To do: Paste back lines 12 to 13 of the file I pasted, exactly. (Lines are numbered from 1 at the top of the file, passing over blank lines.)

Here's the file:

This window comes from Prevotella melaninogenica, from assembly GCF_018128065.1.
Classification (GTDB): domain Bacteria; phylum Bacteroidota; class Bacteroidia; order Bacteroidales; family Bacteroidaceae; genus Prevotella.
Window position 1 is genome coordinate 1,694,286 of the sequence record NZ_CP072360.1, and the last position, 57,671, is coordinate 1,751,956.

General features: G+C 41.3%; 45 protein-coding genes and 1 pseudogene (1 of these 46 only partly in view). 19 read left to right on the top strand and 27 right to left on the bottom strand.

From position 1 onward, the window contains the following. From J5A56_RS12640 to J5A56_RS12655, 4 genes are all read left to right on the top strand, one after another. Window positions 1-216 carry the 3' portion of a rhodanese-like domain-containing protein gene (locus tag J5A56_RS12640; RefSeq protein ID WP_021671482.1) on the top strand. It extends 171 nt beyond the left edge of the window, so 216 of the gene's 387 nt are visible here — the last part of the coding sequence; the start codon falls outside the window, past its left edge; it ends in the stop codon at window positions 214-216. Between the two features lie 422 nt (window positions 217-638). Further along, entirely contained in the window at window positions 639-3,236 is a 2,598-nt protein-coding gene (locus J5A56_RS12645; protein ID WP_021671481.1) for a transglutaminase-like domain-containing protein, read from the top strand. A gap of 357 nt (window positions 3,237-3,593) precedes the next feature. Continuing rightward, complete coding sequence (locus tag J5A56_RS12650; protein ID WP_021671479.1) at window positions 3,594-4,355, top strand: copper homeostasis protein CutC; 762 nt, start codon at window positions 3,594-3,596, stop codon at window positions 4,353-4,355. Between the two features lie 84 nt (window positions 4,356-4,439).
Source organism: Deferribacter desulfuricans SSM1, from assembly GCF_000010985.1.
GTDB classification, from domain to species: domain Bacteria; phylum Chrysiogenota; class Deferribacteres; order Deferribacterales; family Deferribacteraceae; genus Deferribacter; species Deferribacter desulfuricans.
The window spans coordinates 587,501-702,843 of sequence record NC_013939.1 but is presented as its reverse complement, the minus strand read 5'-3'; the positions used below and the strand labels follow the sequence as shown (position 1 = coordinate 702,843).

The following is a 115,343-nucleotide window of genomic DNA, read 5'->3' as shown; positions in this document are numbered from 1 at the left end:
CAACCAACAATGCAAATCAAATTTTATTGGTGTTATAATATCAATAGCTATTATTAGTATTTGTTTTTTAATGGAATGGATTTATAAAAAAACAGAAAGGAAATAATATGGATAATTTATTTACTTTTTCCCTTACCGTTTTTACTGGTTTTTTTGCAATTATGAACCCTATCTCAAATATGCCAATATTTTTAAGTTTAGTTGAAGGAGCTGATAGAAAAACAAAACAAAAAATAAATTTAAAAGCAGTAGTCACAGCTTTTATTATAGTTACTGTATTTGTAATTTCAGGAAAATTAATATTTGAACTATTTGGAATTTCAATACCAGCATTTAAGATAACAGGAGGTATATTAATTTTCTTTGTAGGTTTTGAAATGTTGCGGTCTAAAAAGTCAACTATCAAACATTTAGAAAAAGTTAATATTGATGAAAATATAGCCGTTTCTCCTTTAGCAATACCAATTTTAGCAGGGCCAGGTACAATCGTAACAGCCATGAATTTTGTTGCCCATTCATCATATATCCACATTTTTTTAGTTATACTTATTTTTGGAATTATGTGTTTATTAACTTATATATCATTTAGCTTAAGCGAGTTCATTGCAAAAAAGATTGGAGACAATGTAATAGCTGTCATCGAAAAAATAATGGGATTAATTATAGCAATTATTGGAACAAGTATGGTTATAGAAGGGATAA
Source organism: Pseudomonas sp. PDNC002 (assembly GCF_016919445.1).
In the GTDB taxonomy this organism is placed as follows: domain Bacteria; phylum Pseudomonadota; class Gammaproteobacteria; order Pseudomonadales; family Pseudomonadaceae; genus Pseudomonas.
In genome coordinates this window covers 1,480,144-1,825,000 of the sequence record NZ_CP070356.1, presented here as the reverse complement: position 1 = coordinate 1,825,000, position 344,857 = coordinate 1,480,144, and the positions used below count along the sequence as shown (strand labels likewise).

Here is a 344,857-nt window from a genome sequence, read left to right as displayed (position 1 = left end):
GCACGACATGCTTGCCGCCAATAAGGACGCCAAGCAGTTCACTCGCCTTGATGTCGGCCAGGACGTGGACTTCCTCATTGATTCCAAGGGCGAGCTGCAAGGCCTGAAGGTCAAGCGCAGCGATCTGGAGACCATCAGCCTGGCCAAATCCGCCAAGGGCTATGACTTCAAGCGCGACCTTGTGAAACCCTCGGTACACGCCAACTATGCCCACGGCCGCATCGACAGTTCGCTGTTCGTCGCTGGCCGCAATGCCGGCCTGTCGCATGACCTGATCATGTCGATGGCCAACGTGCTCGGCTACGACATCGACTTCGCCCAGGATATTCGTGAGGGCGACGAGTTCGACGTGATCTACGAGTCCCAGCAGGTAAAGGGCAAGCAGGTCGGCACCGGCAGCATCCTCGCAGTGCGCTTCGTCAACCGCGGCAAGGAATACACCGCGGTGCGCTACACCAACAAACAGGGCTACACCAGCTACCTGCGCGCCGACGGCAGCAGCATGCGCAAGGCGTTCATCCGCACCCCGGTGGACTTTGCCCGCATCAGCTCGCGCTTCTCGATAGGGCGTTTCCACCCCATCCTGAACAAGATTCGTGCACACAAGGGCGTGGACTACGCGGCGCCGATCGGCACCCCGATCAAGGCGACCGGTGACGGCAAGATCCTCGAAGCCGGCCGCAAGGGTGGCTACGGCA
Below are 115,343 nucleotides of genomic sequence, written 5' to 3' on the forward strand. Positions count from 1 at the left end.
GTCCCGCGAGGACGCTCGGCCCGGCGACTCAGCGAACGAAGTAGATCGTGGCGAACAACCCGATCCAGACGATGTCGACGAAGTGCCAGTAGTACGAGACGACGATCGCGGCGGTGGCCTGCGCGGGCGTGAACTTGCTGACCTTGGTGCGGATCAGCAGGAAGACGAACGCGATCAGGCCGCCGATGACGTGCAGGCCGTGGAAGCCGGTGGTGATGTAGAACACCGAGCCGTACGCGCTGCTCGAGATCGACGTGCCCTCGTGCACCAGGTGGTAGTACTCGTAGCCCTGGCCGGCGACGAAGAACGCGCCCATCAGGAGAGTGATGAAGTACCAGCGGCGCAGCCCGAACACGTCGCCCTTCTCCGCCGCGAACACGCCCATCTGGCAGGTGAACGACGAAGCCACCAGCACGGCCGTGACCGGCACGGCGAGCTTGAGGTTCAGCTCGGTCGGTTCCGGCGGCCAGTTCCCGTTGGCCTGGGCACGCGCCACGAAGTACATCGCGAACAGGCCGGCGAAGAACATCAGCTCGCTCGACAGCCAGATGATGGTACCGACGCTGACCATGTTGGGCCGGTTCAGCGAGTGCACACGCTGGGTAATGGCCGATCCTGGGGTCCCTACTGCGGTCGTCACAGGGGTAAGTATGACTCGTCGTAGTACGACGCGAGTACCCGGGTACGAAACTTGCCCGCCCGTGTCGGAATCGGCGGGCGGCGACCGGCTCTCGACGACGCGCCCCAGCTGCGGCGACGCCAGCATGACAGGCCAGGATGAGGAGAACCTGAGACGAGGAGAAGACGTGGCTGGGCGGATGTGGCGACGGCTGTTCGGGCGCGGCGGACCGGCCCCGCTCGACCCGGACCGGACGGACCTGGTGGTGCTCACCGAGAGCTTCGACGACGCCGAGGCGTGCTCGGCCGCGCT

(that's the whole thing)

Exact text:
In the GTDB taxonomy this organism is placed as follows: domain Bacteria; phylum Pseudomonadota; class Gammaproteobacteria; order Pseudomonadales; family Pseudomonadaceae; genus Pseudomonas.
In genome coordinates this window covers 1,480,144-1,825,000 of the sequence record NZ_CP070356.1, presented here as the reverse complement: position 1 = coordinate 1,825,000, position 344,857 = coordinate 1,480,144, and the positions used below count along the sequence as shown (strand labels likewise).